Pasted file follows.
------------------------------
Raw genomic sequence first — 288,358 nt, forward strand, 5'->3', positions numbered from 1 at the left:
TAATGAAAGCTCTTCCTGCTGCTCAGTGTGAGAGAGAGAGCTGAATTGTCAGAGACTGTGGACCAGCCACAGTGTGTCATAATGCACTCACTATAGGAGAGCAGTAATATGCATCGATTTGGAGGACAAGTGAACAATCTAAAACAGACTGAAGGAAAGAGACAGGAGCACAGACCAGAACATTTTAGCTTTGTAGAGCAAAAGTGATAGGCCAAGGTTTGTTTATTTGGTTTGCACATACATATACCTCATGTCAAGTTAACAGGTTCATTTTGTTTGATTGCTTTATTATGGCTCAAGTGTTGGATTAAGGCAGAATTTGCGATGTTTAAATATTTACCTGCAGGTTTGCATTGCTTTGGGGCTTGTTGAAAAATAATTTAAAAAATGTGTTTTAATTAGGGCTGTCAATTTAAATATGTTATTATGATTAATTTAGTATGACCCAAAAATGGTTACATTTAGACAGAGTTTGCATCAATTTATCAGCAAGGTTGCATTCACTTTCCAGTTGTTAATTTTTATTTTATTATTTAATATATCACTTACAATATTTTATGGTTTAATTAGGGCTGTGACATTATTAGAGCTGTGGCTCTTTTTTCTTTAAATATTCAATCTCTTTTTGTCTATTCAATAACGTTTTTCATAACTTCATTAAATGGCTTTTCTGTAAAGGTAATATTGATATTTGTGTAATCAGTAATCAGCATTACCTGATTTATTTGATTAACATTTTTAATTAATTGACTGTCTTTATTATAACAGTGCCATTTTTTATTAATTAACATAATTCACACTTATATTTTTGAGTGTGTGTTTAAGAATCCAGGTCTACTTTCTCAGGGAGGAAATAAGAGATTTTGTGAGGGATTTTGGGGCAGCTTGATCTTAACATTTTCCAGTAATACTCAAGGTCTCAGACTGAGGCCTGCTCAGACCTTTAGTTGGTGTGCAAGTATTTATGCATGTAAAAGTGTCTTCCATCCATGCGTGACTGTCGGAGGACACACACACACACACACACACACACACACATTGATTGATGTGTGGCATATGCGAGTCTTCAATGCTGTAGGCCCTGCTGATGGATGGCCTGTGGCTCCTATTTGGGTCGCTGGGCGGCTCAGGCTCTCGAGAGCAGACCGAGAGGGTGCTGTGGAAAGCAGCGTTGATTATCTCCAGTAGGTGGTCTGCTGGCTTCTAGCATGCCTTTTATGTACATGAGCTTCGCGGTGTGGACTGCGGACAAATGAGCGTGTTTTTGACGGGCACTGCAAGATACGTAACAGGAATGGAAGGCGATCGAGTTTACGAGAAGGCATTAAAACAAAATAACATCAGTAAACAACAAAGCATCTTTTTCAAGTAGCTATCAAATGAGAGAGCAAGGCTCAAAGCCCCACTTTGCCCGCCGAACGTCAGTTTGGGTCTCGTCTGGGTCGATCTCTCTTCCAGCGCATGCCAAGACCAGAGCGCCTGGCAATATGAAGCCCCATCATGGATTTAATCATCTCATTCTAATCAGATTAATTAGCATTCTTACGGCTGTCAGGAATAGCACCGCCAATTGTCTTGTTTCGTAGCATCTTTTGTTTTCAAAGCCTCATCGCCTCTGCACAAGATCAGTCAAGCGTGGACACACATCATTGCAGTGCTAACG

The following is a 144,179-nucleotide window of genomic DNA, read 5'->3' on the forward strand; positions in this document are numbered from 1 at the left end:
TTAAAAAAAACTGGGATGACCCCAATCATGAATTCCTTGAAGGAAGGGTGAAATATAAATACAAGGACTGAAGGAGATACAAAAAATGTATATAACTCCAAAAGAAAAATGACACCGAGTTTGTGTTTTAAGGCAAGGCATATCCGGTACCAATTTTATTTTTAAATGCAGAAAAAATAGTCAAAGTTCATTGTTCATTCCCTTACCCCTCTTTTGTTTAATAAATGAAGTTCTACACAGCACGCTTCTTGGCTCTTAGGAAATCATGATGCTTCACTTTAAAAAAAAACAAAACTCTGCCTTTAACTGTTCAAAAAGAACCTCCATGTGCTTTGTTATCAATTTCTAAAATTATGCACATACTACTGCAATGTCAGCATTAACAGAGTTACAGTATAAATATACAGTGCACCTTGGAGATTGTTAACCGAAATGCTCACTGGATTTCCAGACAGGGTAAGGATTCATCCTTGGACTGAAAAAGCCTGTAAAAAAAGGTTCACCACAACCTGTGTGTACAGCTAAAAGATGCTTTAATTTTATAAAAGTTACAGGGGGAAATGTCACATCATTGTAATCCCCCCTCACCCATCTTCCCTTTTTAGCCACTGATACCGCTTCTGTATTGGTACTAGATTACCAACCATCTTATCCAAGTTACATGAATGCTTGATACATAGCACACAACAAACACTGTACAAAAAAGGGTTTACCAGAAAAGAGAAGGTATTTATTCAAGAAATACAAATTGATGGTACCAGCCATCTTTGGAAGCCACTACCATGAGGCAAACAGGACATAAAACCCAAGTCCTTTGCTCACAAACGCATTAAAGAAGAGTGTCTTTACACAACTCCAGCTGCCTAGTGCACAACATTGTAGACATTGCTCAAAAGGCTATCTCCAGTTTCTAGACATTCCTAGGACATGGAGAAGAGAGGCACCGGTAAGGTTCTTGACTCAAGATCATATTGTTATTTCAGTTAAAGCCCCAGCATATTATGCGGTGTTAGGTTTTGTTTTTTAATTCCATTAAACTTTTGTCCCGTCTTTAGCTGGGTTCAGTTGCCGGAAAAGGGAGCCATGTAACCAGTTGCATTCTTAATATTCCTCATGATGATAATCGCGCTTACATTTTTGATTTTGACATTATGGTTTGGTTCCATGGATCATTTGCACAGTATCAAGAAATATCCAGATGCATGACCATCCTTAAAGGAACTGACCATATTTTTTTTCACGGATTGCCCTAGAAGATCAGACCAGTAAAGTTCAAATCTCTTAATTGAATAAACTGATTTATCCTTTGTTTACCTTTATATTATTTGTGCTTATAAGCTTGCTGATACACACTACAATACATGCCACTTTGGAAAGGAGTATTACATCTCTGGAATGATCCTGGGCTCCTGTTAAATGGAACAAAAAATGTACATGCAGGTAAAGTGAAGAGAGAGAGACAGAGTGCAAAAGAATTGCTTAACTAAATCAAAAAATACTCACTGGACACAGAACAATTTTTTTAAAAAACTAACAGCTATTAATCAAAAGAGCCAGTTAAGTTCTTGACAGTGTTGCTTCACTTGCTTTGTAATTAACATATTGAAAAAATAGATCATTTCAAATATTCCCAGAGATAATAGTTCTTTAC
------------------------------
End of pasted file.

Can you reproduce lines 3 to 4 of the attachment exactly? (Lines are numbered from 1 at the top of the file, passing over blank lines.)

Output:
The following is a 144,179-nucleotide window of genomic DNA, read 5'->3' on the forward strand; positions in this document are numbered from 1 at the left end:
TTAAAAAAAACTGGGATGACCCCAATCATGAATTCCTTGAAGGAAGGGTGAAATATAAATACAAGGACTGAAGGAGATACAAAAAATGTATATAACTCCAAAAGAAAAATGACACCGAGTTTGTGTTTTAAGGCAAGGCATATCCGGTACCAATTTTATTTTTAAATGCAGAAAAAATAGTCAAAGTTCATTGTTCATTCCCTTACCCCTCTTTTGTTTAATAAATGAAGTTCTACACAGCACGCTTCTTGGCTCTTAGGAAATCATGATGCTTCACTTTAAAAAAAAACAAAACTCTGCCTTTAACTGTTCAAAAAGAACCTCCATGTGCTTTGTTATCAATTTCTAAAATTATGCACATACTACTGCAATGTCAGCATTAACAGAGTTACAGTATAAATATACAGTGCACCTTGGAGATTGTTAACCGAAATGCTCACTGGATTTCCAGACAGGGTAAGGATTCATCCTTGGACTGAAAAAGCCTGTAAAAAAAGGTTCACCACAACCTGTGTGTACAGCTAAAAGATGCTTTAATTTTATAAAAGTTACAGGGGGAAATGTCACATCATTGTAATCCCCCCTCACCCATCTTCCCTTTTTAGCCACTGATACCGCTTCTGTATTGGTACTAGATTACCAACCATCTTATCCAAGTTACATGAATGCTTGATACATAGCACACAACAAACACTGTACAAAAAAGGGTTTACCAGAAAAGAGAAGGTATTTATTCAAGAAATACAAATTGATGGTACCAGCCATCTTTGGAAGCCACTACCATGAGGCAAACAGGACATAAAACCCAAGTCCTTTGCTCACAAACGCATTAAAGAAGAGTGTCTTTACACAACTCCAGCTGCCTAGTGCACAACATTGTAGACATTGCTCAAAAGGCTATCTCCAGTTTCTAGACATTCCTAGGACATGGAGAAGAGAGGCACCGGTAAGGTTCTTGACTCAAGATCATATTGTTATTTCAGTTAAAGCCCCAGCATATTATGCGGTGTTAGGTTTTGTTTTTTAATTCCATTAAACTTTTGTCCCGTCTTTAGCTGGGTTCAGTTGCCGGAAAAGGGAGCCATGTAACCAGTTGCATTCTTAATATTCCTCATGATGATAATCGCGCTTACATTTTTGATTTTGACATTATGGTTTGGTTCCATGGATCATTTGCACAGTATCAAGAAATATCCAGATGCATGACCATCCTTAAAGGAACTGACCATATTTTTTTTCACGGATTGCCCTAGAAGATCAGACCAGTAAAGTTCAAATCTCTTAATTGAATAAACTGATTTATCCTTTGTTTACCTTTATATTATTTGTGCTTATAAGCTTGCTGATACACACTACAATACATGCCACTTTGGAAAGGAGTATTACATCTCTGGAATGATCCTGGGCTCCTGTTAAATGGAACAAAAAATGTACATGCAGGTAAAGTGAAGAGAGAGAGACAGAGTGCAAAAGAATTGCTTAACTAAATCAAAAAATACTCACTGGACACAGAACAATTTTTTTAAAAAACTAACAGCTATTAATCAAAAGAGCCAGTTAAGTTCTTGACAGTGTTGCTTCACTTGCTTTGTAATTAACATATTGAAAAAATAGATCATTTCAAATATTCCCAGAGATAATAGTTCTTTAC